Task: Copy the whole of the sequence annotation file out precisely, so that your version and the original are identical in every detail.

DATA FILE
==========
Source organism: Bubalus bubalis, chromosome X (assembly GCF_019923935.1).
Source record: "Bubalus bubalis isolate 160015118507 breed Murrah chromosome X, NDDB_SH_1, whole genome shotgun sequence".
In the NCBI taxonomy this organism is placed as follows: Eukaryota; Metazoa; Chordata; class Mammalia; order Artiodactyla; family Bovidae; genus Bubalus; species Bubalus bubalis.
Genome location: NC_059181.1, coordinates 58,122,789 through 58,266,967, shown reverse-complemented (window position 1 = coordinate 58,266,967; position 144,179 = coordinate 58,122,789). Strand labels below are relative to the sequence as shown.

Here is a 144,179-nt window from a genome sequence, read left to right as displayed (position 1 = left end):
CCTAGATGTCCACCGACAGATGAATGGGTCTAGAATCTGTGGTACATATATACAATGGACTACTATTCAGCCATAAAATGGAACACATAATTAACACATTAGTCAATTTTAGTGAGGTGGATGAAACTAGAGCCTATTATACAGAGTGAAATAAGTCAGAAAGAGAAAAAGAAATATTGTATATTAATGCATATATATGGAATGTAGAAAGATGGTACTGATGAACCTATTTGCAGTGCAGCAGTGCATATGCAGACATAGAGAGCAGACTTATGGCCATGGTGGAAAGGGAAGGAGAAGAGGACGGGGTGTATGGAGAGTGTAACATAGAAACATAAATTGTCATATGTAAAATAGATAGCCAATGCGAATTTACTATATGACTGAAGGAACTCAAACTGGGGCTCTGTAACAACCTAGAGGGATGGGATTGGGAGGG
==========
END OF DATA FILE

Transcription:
Source organism: Bubalus bubalis, chromosome X (assembly GCF_019923935.1).
Source record: "Bubalus bubalis isolate 160015118507 breed Murrah chromosome X, NDDB_SH_1, whole genome shotgun sequence".
In the NCBI taxonomy this organism is placed as follows: Eukaryota; Metazoa; Chordata; class Mammalia; order Artiodactyla; family Bovidae; genus Bubalus; species Bubalus bubalis.
Genome location: NC_059181.1, coordinates 58,122,789 through 58,266,967, shown reverse-complemented (window position 1 = coordinate 58,266,967; position 144,179 = coordinate 58,122,789). Strand labels below are relative to the sequence as shown.

Here is a 144,179-nt window from a genome sequence, read left to right as displayed (position 1 = left end):
CCTAGATGTCCACCGACAGATGAATGGGTCTAGAATCTGTGGTACATATATACAATGGACTACTATTCAGCCATAAAATGGAACACATAATTAACACATTAGTCAATTTTAGTGAGGTGGATGAAACTAGAGCCTATTATACAGAGTGAAATAAGTCAGAAAGAGAAAAAGAAATATTGTATATTAATGCATATATATGGAATGTAGAAAGATGGTACTGATGAACCTATTTGCAGTGCAGCAGTGCATATGCAGACATAGAGAGCAGACTTATGGCCATGGTGGAAAGGGAAGGAGAAGAGGACGGGGTGTATGGAGAGTGTAACATAGAAACATAAATTGTCATATGTAAAATAGATAGCCAATGCGAATTTACTATATGACTGAAGGAACTCAAACTGGGGCTCTGTAACAACCTAGAGGGATGGGATTGGGAGGG